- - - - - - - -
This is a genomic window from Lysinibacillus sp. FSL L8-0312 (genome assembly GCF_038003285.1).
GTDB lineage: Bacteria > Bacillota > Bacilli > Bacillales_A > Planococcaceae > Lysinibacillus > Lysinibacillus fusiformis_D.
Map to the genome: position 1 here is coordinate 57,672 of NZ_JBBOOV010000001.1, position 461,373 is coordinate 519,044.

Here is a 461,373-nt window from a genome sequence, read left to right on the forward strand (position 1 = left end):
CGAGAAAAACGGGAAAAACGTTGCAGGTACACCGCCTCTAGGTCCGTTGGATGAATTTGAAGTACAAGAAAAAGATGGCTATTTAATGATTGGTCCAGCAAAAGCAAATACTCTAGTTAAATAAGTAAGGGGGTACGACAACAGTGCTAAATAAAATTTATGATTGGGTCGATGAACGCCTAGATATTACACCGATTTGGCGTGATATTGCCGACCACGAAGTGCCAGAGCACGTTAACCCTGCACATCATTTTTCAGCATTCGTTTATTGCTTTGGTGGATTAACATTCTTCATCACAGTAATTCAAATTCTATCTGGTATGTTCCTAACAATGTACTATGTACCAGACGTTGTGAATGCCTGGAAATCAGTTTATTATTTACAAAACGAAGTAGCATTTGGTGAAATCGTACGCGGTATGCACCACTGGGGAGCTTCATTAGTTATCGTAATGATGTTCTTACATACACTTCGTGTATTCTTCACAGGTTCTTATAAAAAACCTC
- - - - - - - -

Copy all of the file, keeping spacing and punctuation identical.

This is a genomic window from Lysinibacillus sp. FSL L8-0312 (genome assembly GCF_038003285.1).
GTDB lineage: Bacteria > Bacillota > Bacilli > Bacillales_A > Planococcaceae > Lysinibacillus > Lysinibacillus fusiformis_D.
Map to the genome: position 1 here is coordinate 57,672 of NZ_JBBOOV010000001.1, position 461,373 is coordinate 519,044.

Here is a 461,373-nt window from a genome sequence, read left to right on the forward strand (position 1 = left end):
CGAGAAAAACGGGAAAAACGTTGCAGGTACACCGCCTCTAGGTCCGTTGGATGAATTTGAAGTACAAGAAAAAGATGGCTATTTAATGATTGGTCCAGCAAAAGCAAATACTCTAGTTAAATAAGTAAGGGGGTACGACAACAGTGCTAAATAAAATTTATGATTGGGTCGATGAACGCCTAGATATTACACCGATTTGGCGTGATATTGCCGACCACGAAGTGCCAGAGCACGTTAACCCTGCACATCATTTTTCAGCATTCGTTTATTGCTTTGGTGGATTAACATTCTTCATCACAGTAATTCAAATTCTATCTGGTATGTTCCTAACAATGTACTATGTACCAGACGTTGTGAATGCCTGGAAATCAGTTTATTATTTACAAAACGAAGTAGCATTTGGTGAAATCGTACGCGGTATGCACCACTGGGGAGCTTCATTAGTTATCGTAATGATGTTCTTACATACACTTCGTGTATTCTTCACAGGTTCTTATAAAAAACCTC